Ever hear the sound of air draining out of a bike tire?
That’s what my spirit felt like the day my friend Malcolm showed up on my front porch. My adrenalin-junkie Australian neighbor had just plunked down a well-worn mountain bike at my feet. His only words to me:
“We leave at 10:00 a.m. Sharp.”
I had apparently agreed, at a dinner party the night before, to a two-hour ride. It would be “fun” (Australian for punishing). He was lending me his wife’s bike. She, by the way, is an Ironman triathlete.
I was sleepy, lazy and way out of my league, quietly looking forward to a restful and restorative yoga class. It was all my body wanted to give on this hot summer morning.
Little did I know, my Aussie ally was about to guide me through a yoga class of his own making, like nothing I could ever experience in the safety of my yoga studio. Headstand? Balance poses? Letting go? Sure, these can be intimidating. But with yoga, the option to retreat and rest is always there.
No judgment. No explanation needed.
But on a mountain bike? Put yourself in my saddle for a second—it’s not like you can center yourself in child’s pose when you’re in the bush. Unfortunately, that little insight came after we’d veered off the main road onto a makeshift bike path, about the width of a yoga block.
My mat was now made of tree branches, roots, sand and muck. My legs scraped and muddied, I rode along, perspiring heavily in the 35-degree heat. Silencing my inner yogini, I quietly cursed my friend for the unfamiliar trail mined with hazard after hazard. It was all I could do to just stay on the bike.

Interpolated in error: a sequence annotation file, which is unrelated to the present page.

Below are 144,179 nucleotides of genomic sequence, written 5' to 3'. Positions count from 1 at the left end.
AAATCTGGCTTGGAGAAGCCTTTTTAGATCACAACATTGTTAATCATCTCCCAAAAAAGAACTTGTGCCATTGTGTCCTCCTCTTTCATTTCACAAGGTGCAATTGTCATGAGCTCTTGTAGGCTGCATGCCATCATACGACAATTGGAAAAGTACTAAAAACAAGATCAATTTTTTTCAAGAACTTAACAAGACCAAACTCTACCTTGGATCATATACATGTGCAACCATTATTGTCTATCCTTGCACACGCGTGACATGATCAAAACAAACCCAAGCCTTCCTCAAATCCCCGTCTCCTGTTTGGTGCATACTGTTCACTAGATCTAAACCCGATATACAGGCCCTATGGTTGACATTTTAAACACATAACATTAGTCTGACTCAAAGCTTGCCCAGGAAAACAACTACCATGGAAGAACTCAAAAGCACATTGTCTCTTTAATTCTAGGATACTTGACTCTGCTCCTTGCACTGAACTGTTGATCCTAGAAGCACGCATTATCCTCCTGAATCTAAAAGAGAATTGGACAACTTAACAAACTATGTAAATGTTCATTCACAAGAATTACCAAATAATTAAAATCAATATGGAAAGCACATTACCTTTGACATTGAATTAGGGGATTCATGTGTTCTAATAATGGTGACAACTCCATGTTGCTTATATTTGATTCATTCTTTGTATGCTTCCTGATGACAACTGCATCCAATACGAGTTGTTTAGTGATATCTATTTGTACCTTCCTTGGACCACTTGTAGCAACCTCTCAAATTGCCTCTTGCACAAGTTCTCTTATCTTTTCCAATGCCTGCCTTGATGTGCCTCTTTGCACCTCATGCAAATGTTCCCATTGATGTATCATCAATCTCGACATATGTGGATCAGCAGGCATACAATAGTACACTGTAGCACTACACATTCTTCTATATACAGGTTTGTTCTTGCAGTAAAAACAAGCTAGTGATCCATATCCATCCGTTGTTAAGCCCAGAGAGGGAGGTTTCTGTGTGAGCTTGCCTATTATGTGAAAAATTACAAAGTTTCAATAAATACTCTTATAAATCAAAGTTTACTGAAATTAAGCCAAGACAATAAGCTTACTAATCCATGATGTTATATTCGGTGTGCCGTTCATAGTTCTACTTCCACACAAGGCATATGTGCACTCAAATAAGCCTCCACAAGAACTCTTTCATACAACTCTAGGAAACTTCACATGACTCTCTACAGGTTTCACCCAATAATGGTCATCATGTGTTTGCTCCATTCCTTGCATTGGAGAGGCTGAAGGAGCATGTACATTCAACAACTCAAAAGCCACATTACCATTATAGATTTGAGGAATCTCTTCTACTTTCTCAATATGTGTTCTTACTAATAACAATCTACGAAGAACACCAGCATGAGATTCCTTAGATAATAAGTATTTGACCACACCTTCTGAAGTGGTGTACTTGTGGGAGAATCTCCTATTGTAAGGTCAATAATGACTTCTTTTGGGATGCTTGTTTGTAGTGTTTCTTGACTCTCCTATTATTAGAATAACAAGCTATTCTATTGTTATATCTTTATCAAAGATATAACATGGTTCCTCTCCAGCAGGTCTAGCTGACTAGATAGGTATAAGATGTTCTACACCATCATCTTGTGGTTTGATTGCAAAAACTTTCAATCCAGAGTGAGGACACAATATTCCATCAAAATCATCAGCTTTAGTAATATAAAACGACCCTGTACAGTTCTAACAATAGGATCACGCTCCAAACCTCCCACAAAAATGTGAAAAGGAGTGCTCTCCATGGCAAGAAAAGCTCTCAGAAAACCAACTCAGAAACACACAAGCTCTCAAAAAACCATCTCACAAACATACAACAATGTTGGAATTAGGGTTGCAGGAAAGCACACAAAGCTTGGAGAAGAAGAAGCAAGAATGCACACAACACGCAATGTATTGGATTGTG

Why was I here? Why did I even agree to this?
Now that was a familiar feeling, one that comes up often: resisting what is right in front of me.
Just like a yoga pose that feels too hard, too much on some days, I was dodging the discomfort.
I needed to take the yogic path and drop the hostility, to soften and relax into this ride, as I would in any challenging posture. I gently reminded myself to be here and not somewhere easier.
And that’s when it hit me like a wall of Bikram yoga heat: I was still practicing yoga, just on a bike instead of a mat. And as with any challenging yoga class, I remembered some of the basic principles I try to follow:
Awareness of Mind, Body & Breath
Staying on the bike and on the trail required focus. Much like yoga. This was not the time to make my grocery list. I needed to be completely in my yoga pose (or in this case, my bike saddle) lest I fall out of either of them.
Drishti, focus your gaze
“Look where you want to go. Not where the hazards are,” Malcolm advised.
“Drishti,” I thought, “I need to find my drishti.”
As I crossed a narrow bridge, I focused on a single point in front of me. I kept my balance and kept myself solidly on my bike.
As I hoisted my bike over my head and hauled it up an unrideable patch, I silently gave thanks for every time my arms have held my body in a plank. Those strong arms made it all possible.
Trust that you can do more than you think
“You have to trust your bike and take a leap of faith.”—another piece of sage advice from my guru, as I balked at a stretch of soft mud. Just as I learned to trust my arms and core to hold me in crow pose, I needed to believe that if I pedaled hard enough I could clear the wet, murky patches. Could I trust my bike, this extension of my body, to carry me through? I would love to tell you I did. Another practice, another day.
Finding the sweet spot
Finding the ease and stability in a pose, ah, that sweet spot: sheer lightness and joy. I was now finding the same in a patch of wild grass almost as tall as I was. The ride, here, was effortless and reminded me that blissful moments can come even in a jungle of obstacles.
Maybe life is one big yoga mat. And, maybe my thrill-seeking mate dishing out his blunt Aussie advice, is the unassuming yogi neither of us knew he had in him.
Feeling guilty about not getting to yoga class today? Pause, breathe, look around you. You have the opportunity to practice yoga right now, wherever you are. No mat required.
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Assistant Ed: Kristina Peterson/Ed: Sara Crolick